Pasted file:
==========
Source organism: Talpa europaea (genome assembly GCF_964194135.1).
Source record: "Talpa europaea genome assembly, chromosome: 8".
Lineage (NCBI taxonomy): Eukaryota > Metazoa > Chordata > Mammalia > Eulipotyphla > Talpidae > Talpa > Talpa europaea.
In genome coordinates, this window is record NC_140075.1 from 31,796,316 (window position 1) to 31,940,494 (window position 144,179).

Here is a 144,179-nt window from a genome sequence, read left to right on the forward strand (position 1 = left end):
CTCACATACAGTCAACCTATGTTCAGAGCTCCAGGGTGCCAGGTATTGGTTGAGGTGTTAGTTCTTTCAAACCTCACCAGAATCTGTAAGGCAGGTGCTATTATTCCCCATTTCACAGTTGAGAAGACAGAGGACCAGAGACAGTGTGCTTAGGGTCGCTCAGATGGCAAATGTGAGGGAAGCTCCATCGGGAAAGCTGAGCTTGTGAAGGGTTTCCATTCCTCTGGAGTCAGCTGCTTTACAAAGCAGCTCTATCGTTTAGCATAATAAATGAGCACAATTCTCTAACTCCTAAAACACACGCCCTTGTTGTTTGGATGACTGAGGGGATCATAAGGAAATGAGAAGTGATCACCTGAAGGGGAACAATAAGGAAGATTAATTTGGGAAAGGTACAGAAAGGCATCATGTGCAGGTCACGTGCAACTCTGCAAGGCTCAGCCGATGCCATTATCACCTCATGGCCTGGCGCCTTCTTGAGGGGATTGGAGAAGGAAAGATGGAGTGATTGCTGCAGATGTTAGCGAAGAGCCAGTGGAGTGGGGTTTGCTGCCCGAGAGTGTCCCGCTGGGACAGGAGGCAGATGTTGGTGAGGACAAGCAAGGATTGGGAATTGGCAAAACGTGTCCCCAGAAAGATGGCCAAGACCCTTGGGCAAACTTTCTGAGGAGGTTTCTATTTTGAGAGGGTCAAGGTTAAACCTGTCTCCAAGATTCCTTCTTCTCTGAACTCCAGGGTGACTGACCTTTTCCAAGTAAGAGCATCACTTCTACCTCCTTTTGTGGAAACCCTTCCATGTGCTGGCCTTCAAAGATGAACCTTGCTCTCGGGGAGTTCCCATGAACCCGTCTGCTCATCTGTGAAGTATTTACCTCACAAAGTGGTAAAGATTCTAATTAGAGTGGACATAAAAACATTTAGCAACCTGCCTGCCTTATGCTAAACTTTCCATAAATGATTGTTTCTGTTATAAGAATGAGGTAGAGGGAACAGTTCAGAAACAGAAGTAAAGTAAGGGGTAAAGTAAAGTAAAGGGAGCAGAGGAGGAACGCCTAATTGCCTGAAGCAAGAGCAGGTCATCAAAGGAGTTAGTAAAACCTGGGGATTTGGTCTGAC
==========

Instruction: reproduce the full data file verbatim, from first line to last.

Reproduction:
Source organism: Talpa europaea (genome assembly GCF_964194135.1).
Source record: "Talpa europaea genome assembly, chromosome: 8".
Lineage (NCBI taxonomy): Eukaryota > Metazoa > Chordata > Mammalia > Eulipotyphla > Talpidae > Talpa > Talpa europaea.
In genome coordinates, this window is record NC_140075.1 from 31,796,316 (window position 1) to 31,940,494 (window position 144,179).

Here is a 144,179-nt window from a genome sequence, read left to right on the forward strand (position 1 = left end):
CTCACATACAGTCAACCTATGTTCAGAGCTCCAGGGTGCCAGGTATTGGTTGAGGTGTTAGTTCTTTCAAACCTCACCAGAATCTGTAAGGCAGGTGCTATTATTCCCCATTTCACAGTTGAGAAGACAGAGGACCAGAGACAGTGTGCTTAGGGTCGCTCAGATGGCAAATGTGAGGGAAGCTCCATCGGGAAAGCTGAGCTTGTGAAGGGTTTCCATTCCTCTGGAGTCAGCTGCTTTACAAAGCAGCTCTATCGTTTAGCATAATAAATGAGCACAATTCTCTAACTCCTAAAACACACGCCCTTGTTGTTTGGATGACTGAGGGGATCATAAGGAAATGAGAAGTGATCACCTGAAGGGGAACAATAAGGAAGATTAATTTGGGAAAGGTACAGAAAGGCATCATGTGCAGGTCACGTGCAACTCTGCAAGGCTCAGCCGATGCCATTATCACCTCATGGCCTGGCGCCTTCTTGAGGGGATTGGAGAAGGAAAGATGGAGTGATTGCTGCAGATGTTAGCGAAGAGCCAGTGGAGTGGGGTTTGCTGCCCGAGAGTGTCCCGCTGGGACAGGAGGCAGATGTTGGTGAGGACAAGCAAGGATTGGGAATTGGCAAAACGTGTCCCCAGAAAGATGGCCAAGACCCTTGGGCAAACTTTCTGAGGAGGTTTCTATTTTGAGAGGGTCAAGGTTAAACCTGTCTCCAAGATTCCTTCTTCTCTGAACTCCAGGGTGACTGACCTTTTCCAAGTAAGAGCATCACTTCTACCTCCTTTTGTGGAAACCCTTCCATGTGCTGGCCTTCAAAGATGAACCTTGCTCTCGGGGAGTTCCCATGAACCCGTCTGCTCATCTGTGAAGTATTTACCTCACAAAGTGGTAAAGATTCTAATTAGAGTGGACATAAAAACATTTAGCAACCTGCCTGCCTTATGCTAAACTTTCCATAAATGATTGTTTCTGTTATAAGAATGAGGTAGAGGGAACAGTTCAGAAACAGAAGTAAAGTAAGGGGTAAAGTAAAGTAAAGGGAGCAGAGGAGGAACGCCTAATTGCCTGAAGCAAGAGCAGGTCATCAAAGGAGTTAGTAAAACCTGGGGATTTGGTCTGAC